The mineral leasing laws grant the Secretary broad authority to promulgate rules and regulations. See the Outer Continental Shelf Lands Act, at 43 U.S.C. 1334(a) (offshore leases); the Mineral Leasing Act, at 30 U.S.C. 189 (onshore public domain leases); and the Mineral Leasing Act for Acquired Lands, at 30 U.S.C. 359 (onshore acquired lands leases).

B. The Impact of Hurricane Katrina and Hurricane Rita

Hurricane Katrina came ashore on the coast of the Gulf of Mexico on August 29, 2005. The resulting floods had a devastating impact on the area of New Orleans, Louisiana, among other areas. The entire City of New Orleans and some of the surrounding area have been evacuated, and most of the city is still without power, water, and essential services. The business district of the city and many other areas of the metropolis have been rendered uninhabitable for the present.

Subsequently, Hurricane Rita came ashore on the Gulf Coast in late September 2005. This hurricane resulted in further serious damage to areas of the United States where Federal oil and gas lessees maintain offices from which the reports and payments described above are produced.

Several reporters for Federal oil and gas leases (particularly for Federal offshore leases), had their principal offices, from which they generated and sent royalty reports and payments, located in areas affected by one or both hurricanes. Based on current information and conversations with the personnel of a number of oil and gas lessees and operators, MMS's understanding is that several oil and gas lessees and operators have completely lost use of their offices and associated facilities and records. Until access to buildings, records, data, and communications lines are restored, these parties are simply unable to generate or transmit royalty reports and royalty payments or monthly operations reports.

II. Explanation of the Provisions of This Final Rule

Under the circumstances described above, MMS believes it is equitable to provide temporary relief from royalty payment and report due dates for lessees of Federal oil and gas leases whose payment and reporting operations have been disrupted by either or both of these hurricanes. This relief does not extend to reporting or payments due on Indian leases or to Federal leases for minerals other than oil and gas. (In addition, this rule does not address annual rental payments.) The relief is intended to give payors a reasonable period of time to restore normal operations. Postponing the royalty payment due date means that late payment interest will not accrue during the period between the due date that would have applied in the absence of this rule and the new due date established under this rule.

For lessees who make the required certification discussed below, the new due date for royalties and corresponding royalty reports (Form MMS-2104) for the production months of July, August, September, and October 2005 will be January 3, 2006 (because December 31, 2005, falls on a weekend). (In the absence of this rule, the due dates for royalty payments and reports for the production months of July, August, September, and October 2005 would have been August 31, September 30, October 31, and November 30, respectively.) The new due date for the production reports (the OGOR, Form MMS-4054) or the Monthly Report of Operations for onshore leases (Form MMS-3160) for the production months of July, August, and September 2005 will be December 15, 2005 (if you do not file electronically) or December 27, 2005 (if you file electronically, in view of the fact that December 25 falls on a weekend and December 26 is a holiday for agency personnel). (In the absence of this rule, the due dates for OGORs or monthly operations reports for the production months of July, August, and September 2005 would have been September 15 or 26, October 17 or 25, and November 15 or 25, respectively.)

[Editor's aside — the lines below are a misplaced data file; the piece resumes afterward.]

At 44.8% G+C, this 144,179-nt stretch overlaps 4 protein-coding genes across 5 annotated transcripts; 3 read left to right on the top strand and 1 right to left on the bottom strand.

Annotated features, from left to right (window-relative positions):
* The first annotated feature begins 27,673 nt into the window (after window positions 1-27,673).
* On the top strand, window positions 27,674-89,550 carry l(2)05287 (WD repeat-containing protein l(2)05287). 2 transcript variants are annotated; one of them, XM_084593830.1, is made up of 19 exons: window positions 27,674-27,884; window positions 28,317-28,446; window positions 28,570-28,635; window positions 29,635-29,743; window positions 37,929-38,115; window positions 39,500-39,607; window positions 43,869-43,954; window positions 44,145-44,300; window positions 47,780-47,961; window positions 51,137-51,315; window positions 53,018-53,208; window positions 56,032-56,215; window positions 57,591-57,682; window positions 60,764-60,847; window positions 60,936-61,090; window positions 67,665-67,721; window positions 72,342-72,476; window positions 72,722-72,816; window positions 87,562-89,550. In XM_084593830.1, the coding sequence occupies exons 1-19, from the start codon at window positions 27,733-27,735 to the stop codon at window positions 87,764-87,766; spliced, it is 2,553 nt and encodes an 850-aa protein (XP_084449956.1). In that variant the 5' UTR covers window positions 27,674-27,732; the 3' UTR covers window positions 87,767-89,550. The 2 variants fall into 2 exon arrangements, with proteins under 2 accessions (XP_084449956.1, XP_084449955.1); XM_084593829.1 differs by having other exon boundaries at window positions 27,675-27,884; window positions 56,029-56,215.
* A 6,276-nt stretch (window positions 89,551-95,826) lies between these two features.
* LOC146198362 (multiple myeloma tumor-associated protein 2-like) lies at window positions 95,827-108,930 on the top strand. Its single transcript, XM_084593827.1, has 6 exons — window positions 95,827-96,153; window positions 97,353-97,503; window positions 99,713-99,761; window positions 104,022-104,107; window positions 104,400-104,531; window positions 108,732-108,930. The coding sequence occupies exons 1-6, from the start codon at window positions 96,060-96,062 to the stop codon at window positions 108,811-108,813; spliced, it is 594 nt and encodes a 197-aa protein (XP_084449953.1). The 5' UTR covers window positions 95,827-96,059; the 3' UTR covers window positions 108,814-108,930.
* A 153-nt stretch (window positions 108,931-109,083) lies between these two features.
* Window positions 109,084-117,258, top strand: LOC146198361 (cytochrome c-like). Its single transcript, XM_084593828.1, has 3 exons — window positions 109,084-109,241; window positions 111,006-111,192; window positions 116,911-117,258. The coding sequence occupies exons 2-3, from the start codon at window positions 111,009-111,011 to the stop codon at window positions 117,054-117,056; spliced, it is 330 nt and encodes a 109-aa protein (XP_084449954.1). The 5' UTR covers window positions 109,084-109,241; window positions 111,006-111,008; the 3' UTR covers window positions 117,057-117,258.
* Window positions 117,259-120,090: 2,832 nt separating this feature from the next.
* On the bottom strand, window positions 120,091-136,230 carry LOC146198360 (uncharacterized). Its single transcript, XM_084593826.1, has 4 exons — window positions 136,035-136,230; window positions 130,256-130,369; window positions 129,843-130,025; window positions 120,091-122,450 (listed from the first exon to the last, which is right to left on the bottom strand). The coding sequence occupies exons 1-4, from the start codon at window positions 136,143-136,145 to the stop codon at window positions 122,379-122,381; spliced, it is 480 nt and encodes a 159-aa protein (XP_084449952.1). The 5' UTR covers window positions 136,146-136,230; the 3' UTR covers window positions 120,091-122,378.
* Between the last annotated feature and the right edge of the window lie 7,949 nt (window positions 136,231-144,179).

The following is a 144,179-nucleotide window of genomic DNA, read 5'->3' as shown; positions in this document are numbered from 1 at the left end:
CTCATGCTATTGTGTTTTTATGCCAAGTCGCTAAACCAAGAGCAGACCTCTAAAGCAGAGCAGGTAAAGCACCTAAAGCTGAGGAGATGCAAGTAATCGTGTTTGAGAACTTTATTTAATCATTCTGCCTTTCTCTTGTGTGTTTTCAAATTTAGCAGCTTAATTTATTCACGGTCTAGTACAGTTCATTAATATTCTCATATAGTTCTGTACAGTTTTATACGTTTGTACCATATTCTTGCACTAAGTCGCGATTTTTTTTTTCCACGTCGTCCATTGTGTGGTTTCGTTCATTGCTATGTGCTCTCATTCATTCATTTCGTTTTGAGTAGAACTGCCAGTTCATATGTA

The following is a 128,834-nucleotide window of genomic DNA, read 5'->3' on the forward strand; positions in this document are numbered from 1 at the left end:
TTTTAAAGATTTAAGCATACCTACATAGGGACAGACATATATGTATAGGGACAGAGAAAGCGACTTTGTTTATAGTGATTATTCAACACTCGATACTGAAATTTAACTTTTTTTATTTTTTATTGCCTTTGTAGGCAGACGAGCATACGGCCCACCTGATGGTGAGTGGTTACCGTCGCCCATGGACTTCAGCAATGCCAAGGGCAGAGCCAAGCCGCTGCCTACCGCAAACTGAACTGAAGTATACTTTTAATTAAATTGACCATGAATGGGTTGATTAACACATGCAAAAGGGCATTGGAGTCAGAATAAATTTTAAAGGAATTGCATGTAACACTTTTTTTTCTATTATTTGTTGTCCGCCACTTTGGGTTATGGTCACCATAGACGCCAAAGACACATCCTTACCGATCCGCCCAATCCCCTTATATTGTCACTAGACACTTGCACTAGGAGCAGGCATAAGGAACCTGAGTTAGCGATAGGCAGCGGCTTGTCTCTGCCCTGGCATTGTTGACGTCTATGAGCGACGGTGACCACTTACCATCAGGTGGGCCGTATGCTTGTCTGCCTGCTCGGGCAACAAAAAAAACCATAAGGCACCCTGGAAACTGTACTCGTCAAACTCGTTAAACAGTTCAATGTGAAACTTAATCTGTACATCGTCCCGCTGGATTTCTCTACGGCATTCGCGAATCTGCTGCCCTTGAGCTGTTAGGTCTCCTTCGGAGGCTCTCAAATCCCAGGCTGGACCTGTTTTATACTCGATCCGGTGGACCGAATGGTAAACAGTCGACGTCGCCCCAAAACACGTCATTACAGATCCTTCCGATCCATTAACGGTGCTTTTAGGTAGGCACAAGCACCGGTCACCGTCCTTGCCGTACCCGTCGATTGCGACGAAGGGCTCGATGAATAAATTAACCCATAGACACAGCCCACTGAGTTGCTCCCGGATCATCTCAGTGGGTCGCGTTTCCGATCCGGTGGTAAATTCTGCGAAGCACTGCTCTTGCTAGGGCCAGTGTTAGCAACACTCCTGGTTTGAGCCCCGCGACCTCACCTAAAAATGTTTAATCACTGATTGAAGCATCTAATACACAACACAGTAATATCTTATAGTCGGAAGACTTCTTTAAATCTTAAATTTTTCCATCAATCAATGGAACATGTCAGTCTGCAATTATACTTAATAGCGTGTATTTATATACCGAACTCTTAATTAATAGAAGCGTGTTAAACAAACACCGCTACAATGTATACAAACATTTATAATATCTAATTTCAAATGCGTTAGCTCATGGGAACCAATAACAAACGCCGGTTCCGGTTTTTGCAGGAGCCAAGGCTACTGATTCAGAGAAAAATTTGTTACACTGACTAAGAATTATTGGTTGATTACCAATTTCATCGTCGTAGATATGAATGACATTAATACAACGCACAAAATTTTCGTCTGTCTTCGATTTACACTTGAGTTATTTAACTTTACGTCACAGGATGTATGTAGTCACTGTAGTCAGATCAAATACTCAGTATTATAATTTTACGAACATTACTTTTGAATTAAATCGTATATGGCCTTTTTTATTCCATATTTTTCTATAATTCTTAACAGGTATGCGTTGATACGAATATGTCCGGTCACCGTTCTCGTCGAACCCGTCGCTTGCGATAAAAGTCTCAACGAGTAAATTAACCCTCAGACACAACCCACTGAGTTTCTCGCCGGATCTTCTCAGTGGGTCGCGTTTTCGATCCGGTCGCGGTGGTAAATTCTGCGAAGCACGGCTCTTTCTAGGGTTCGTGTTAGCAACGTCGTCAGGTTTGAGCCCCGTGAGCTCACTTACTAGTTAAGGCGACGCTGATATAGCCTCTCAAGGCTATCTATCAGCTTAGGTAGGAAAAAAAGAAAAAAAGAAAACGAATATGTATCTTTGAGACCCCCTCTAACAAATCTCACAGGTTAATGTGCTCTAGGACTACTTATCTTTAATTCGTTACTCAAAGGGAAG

To avail itself of this relief, a lessee, royalty payor, or operator will have to certify that a hurricane that struck the Gulf of Mexico coast of the United States in either August 2005 or September 2005 (i.e., either Hurricane Katrina or Hurricane Rita) disrupted the lessee or payor's operations to the extent that it prevented the lessee or payor from making an accurate royalty payment or submitting an accurate royalty report, or prevented the lessee or operator from submitting an accurate operations report.

While MMS anticipates that virtually all oil and gas lessees generate royalty reports and transmit payments at one location, a lessee's or payor's certification that it is unable to generate and submit either an accurate royalty report or an accurate royalty payment will allow the lessee or payor to claim relief from both the royalty reporting and royalty payment deadlines. The reason for this is twofold. First, if a lessee can pay but cannot report, it serves no purpose to require the lessee to pay. Without the accompanying report, MMS does not know the leases and production months for which the payment is made. The MMS therefore is unable to account for and disburse the payment properly. Second, if the lessee can generate the report but cannot pay, there is no purpose for requiring the lessee to submit the report. The MMS could process the report, but it cannot move money that it has not received. It would then require manual intervention to prevent the automated system from generating a late payment interest bill when MMS receives the payment later.